I couldn't think of a more disastrous approach to a cybersecurity plan. This is like working on a term paper and submitting it with zero revisions, edits, or extra eyes. You cannot reasonably expect your current cybersecurity plans to be foolproof without conducting assessments and penetration tests. These self-evaluations are invaluable, revealing where you're weakest and strongest.

Myth 8: Threats Are Only External
Competent security requires just as a hard a look at internal staff and policies as do the various third-party attacks. This is because — whether from human error or malign intent — cybersecurity risks are as likely to emerge from your own enterprise as outside of it. More is at risk, too, considering staff are the pathway to the most sensitive info.

Related Content:

Brian Engle's role as CISO/Director of Advisory Services allows him to lead the delivery of strategic consulting services for CyberDefenses' growing client base with risk management support, information security program assessment, and cybersecurity program maturity ... View Full Bio

Recommended Reading:

Comment  | 
Print  | 
More Insights
Newest First  |  Oldest First  |  Threaded View
User Rank: Strategist
2/13/2019 | 11:58:01 PM
Better safe than sorry
We should never take security for granted! At the end of the day, all it takes is some guy to target you, and there goes all of your data and privacy! If you can afford to implement better security systems in your networks, do it! It will be better than the alternative.
User Rank: Strategist
2/13/2019 | 1:39:18 AM
Be on your best guard
It is highly dangerous to base your beliefs on a set of myths which have yet to be proven by experts. If you are managing a huge account, this situation simply means that you just have a lot more to handle as a lot more is at stake. You cannot simply remain complacent when security is concerned even if you are handling a small firm. You have to be put your best front forward before any security lapses even have the opportunity to occur.
User Rank: Ninja
2/1/2019 | 12:19:29 PM
Almost all have one trait in common
Discussed this last night at my A.A. meeting - COMPLACENCY.  The trust that because things seem OK they really are OK and, therefore, fine and dandy.  Most Malware cannot be seen by the average user save something obvious like ransomware or adware.  Google Redirectors are common but the real invasive stuff that hides and steals data is very hard to jus SEE off the bat.  So if it is part of IT and the server is up and staff is working - well then.  My clients would have said SO, WTF IS WRONG????/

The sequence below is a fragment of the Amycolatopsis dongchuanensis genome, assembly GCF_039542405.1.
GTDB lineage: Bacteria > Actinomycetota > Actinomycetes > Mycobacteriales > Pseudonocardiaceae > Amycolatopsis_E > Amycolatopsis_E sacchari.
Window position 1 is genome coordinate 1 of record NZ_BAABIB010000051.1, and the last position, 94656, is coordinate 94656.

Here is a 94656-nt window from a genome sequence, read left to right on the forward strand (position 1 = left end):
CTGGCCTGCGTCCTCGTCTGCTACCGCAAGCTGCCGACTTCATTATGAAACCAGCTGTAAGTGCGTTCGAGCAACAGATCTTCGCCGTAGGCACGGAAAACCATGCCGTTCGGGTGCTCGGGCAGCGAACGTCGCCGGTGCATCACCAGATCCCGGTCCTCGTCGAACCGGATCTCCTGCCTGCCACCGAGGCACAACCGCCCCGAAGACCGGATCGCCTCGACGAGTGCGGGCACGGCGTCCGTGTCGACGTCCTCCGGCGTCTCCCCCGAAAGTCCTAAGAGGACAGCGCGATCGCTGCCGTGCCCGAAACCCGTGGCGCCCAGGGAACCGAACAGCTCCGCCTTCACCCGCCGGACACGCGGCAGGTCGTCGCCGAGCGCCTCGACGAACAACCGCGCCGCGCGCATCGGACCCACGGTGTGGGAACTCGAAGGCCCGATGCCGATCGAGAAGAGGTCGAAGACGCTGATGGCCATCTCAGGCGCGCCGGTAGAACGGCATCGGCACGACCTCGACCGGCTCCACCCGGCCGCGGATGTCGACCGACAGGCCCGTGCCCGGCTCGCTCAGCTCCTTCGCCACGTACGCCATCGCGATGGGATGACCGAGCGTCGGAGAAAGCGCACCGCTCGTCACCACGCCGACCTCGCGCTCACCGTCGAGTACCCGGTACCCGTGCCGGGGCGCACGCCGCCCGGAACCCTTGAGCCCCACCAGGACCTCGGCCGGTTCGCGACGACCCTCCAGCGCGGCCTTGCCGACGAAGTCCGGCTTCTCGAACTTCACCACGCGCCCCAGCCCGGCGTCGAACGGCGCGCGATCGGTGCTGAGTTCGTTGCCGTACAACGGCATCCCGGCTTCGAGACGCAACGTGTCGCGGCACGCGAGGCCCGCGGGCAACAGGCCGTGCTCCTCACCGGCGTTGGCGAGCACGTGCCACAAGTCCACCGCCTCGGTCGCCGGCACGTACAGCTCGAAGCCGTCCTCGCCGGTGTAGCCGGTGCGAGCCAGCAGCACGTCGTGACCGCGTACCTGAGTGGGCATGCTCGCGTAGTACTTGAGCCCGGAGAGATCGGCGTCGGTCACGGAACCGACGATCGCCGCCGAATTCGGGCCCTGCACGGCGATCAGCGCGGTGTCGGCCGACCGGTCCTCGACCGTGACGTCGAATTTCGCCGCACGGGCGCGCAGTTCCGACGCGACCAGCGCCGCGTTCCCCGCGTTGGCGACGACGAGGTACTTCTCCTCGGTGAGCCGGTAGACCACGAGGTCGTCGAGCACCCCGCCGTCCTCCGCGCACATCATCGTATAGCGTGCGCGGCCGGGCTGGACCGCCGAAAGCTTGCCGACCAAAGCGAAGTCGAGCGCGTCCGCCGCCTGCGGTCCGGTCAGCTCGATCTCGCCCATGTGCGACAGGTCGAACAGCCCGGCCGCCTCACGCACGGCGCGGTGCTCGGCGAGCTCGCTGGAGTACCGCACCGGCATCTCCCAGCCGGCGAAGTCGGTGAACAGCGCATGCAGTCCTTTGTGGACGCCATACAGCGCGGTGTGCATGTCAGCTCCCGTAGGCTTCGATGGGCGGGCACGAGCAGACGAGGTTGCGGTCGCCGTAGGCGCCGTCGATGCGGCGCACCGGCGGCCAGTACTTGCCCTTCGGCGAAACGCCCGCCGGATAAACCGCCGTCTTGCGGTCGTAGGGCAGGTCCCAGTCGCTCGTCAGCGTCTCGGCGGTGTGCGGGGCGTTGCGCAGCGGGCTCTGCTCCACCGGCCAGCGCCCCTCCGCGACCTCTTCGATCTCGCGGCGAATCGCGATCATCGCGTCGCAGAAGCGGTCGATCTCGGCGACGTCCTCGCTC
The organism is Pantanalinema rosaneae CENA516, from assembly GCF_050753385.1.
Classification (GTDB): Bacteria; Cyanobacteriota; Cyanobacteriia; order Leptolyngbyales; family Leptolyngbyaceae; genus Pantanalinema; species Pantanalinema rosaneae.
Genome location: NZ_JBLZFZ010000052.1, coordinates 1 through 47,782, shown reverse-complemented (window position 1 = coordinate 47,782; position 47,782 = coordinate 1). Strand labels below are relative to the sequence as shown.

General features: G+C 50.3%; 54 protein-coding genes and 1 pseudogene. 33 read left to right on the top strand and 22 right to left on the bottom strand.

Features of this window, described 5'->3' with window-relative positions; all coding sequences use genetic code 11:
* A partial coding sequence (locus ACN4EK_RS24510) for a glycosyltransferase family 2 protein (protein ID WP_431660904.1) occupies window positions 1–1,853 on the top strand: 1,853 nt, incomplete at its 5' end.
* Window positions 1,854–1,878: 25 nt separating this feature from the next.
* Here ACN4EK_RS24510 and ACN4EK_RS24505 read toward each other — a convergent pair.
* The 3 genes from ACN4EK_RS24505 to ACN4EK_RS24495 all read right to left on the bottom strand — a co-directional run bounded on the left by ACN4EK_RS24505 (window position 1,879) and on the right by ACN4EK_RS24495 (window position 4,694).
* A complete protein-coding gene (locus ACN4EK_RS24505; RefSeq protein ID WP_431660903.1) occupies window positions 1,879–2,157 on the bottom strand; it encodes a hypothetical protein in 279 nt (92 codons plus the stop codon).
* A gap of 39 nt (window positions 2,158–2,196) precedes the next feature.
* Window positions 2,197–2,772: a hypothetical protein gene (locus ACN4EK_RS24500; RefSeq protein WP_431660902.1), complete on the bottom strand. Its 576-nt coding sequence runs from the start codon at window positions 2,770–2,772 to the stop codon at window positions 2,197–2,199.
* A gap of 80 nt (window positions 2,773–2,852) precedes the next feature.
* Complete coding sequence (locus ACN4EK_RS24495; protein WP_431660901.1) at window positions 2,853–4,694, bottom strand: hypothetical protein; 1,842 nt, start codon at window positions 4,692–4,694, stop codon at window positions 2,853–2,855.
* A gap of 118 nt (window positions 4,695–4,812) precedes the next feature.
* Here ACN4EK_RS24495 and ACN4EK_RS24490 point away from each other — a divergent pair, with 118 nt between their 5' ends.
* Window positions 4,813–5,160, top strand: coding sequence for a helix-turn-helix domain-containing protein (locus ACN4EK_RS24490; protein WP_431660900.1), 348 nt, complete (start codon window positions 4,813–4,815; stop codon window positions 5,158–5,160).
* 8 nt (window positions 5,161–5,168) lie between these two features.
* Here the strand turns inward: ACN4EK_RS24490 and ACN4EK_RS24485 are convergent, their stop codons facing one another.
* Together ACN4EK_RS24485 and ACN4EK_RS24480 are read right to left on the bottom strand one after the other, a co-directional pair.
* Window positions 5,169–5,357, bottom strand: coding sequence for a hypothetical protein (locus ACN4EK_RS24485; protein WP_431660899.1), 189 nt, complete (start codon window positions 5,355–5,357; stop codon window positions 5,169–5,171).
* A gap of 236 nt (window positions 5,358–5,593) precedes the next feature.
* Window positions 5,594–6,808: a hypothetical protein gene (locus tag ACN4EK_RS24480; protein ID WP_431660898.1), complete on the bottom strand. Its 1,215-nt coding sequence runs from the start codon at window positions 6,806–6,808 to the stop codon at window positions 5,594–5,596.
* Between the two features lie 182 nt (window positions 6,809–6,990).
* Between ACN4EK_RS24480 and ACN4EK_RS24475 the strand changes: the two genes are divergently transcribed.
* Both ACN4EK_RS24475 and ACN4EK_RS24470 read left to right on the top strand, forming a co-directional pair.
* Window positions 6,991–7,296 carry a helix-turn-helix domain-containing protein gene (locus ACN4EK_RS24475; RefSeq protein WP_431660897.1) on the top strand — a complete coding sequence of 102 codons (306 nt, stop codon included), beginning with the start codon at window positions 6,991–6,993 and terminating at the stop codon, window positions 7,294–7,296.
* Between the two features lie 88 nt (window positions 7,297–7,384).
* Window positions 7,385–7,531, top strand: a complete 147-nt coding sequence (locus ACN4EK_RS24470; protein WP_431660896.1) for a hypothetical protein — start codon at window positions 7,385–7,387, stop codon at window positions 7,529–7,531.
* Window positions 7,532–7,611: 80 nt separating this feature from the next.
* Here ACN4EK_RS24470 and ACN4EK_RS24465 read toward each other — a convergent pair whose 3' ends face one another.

COVID-19: Latest Security News & Commentary
Dark Reading Staff 6/1/2020
Stay-at-Home Orders Coincide With Massive DNS Surge
Robert Lemos, Contributing Writer,  5/27/2020
Register for Dark Reading Newsletters
White Papers
Cartoon Contest
Write a Caption, Win a Starbucks Card! Click Here
Latest Comment: "Well I dont run on MacOS, so I need to take extra precautions"
Current Issue
How Cybersecurity Incident Response Programs Work (and Why Some Don't)
This Tech Digest takes a look at the vital role cybersecurity incident response (IR) plays in managing cyber-risk within organizations. Download the Tech Digest today to find out how well-planned IR programs can detect intrusions, contain breaches, and help an organization restore normal operations.
Flash Poll
Twitter Feed
Dark Reading - Bug Report
Bug Report
Enterprise Vulnerabilities
From DHS/US-CERT's National Vulnerability Database
PUBLISHED: 2020-06-02
rust-vmm vm-memory before 0.1.1 and 0.2.x before 0.2.1 allows attackers to cause a denial of service (loss of IP networking) because read_obj and write_obj do not properly access memory. This affects aarch64 (with musl or glibc) and x86_64 (with musl).
PUBLISHED: 2020-06-02
websocket-extensions npm module prior to 1.0.4 allows Denial of Service (DoS) via Regex Backtracking. The extension parser may take quadratic time when parsing a header containing an unclosed string parameter value whose content is a repeating two-byte sequence of a backslash and some other characte...
PUBLISHED: 2020-06-02
websocket-extensions ruby module prior to 0.1.5 allows Denial of Service (DoS) via Regex Backtracking. The extension parser may take quadratic time when parsing a header containing an unclosed string parameter value whose content is a repeating two-byte sequence of a backslash and some other charact...
PUBLISHED: 2020-06-02
GE Grid Solutions Reason RT Clocks, RT430, RT431, and RT434, all firmware versions prior to 08A05. The device’s vulnerability in the web application could allow multiple unauthenticated attacks that could cause serious impact. The vulnerability may allow an unauthenticated attacke...
PUBLISHED: 2020-06-02
Grafana 5.3.1 has XSS via the "Dashboard > Text Panel" screen. NOTE: this issue exists because of an incomplete fix for CVE-2018-12099.